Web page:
Sometimes that amazing crossing of paths happens and you just get so excited that you have to jump on it. That opportunity came for our publisher, Ryan Burger at CES this past year when he ran into Tyler Bushnell who is working to make his place in the gaming industry just like his Dad, Nolan Bushnell did 40+ years ago (Check out PolyCade.Com for more information on what Tyler is doing). What follows is the first part of a 2 part interview done by Old School Gamer with Nolan Bushnell with thanks to Tyler Bushnell.
OSG: Our readers would like to hear some early stories from Syzygy to Atari. Perhaps a nugget or two that hasn’t been rehashed again and again in the history books. Your time in school, working at the Lagoon Amusement Park, that kind of stuff. What was your inspiration?
NOLAN: I feel like I was probably the only guy who was both an engineer and a carnie. My amusement park experience was in early college from 1963 to 1968. I went from actually working on the midway to being a department manager for three years.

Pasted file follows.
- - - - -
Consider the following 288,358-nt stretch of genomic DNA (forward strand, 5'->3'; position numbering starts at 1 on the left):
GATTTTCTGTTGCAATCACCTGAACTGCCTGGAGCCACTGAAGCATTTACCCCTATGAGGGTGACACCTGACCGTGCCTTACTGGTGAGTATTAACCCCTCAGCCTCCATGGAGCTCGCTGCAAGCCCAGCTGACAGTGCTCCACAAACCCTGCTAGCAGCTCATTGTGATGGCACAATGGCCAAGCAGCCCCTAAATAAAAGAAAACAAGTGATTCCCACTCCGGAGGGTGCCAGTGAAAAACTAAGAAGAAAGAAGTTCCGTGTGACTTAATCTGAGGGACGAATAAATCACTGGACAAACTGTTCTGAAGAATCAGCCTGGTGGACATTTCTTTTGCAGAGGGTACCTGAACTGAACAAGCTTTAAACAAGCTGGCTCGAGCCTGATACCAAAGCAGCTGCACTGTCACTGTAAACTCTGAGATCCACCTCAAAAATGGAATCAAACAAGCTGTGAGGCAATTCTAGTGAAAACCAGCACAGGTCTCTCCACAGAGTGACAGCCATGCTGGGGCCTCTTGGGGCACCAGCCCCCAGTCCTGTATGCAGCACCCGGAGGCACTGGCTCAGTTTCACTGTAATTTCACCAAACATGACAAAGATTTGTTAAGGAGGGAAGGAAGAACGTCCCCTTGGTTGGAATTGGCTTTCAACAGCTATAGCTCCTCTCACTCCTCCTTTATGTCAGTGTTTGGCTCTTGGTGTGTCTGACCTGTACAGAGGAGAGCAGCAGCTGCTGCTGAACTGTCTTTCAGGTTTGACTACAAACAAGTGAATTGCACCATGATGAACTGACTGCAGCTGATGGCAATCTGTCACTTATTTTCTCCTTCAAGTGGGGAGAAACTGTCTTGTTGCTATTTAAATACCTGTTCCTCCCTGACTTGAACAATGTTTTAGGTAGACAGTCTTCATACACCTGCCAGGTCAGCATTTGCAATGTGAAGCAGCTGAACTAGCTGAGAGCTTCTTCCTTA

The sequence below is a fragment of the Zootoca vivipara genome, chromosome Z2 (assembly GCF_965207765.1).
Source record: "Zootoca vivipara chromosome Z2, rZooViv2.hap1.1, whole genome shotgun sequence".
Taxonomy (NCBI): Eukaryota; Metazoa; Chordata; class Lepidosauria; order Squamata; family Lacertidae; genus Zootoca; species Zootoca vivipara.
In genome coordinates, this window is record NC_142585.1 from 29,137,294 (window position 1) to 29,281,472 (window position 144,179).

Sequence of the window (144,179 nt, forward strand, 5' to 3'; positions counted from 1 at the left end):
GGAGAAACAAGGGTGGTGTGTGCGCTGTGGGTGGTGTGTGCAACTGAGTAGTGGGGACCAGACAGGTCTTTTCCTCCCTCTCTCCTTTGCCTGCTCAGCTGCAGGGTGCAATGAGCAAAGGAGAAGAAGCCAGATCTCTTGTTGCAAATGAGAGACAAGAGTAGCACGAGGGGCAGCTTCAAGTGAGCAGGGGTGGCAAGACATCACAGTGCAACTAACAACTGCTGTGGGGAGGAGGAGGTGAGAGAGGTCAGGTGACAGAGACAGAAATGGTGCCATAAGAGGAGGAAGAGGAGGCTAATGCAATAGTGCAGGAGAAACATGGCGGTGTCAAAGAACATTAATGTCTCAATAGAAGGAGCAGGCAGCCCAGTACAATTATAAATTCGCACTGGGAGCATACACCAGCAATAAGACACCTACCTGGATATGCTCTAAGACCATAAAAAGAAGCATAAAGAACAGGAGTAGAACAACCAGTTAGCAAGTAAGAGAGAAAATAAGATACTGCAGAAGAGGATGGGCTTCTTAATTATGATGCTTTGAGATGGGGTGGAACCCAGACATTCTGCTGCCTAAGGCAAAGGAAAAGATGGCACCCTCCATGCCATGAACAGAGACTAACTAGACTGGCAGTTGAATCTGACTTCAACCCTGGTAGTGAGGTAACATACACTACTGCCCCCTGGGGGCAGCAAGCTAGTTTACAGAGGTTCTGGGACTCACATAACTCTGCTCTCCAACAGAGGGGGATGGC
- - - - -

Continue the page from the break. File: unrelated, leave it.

I’ve always considered my management time as my MBA. It was “hard knocks”, because I was managing 150 kids: hiring, training, firing. I managed merchandise percentages, labor costs, the whole thing. I was essentially running a $3.5 million business, or $12 million run rate, because it was $3.5 million over a summer, a four-month summer!
Inside, I had a couple of kids who reported to me. They gave me the understanding of the economics behind the coin operated games business. That knowledge was really instrumental in being able to create the first coin-op video game, because I knew the math. I knew what it had to become.
OSG: You understood what the operators were pushing. At that time, they were mostly dealing with pinball and jukeboxes. Money wise, giving half of the proceeds to the venue, keeping half of it – the whole shuffle.
NOLAN: The whole nine yards.
OSG: Okay. So how did that transition from seeing Steve Russel’s Spacewar and inquiring, “Hey, this could be something more than just what geeky engineers do”? If I could simplify it…?”
NOLAN: Only if I could drop the cost. When I was playing Spacewar it was on a $500,000 computer! Clearly the math on that didn’t work. I knew there had to be a different way. Following graduation, I worked at Ampex and honed my digital skills – my understanding of how to create digital circuitry, digital timers, and others. All of a sudden it all fell together, giving me the skillset that I needed to build Atari’s first game, Computer Space.
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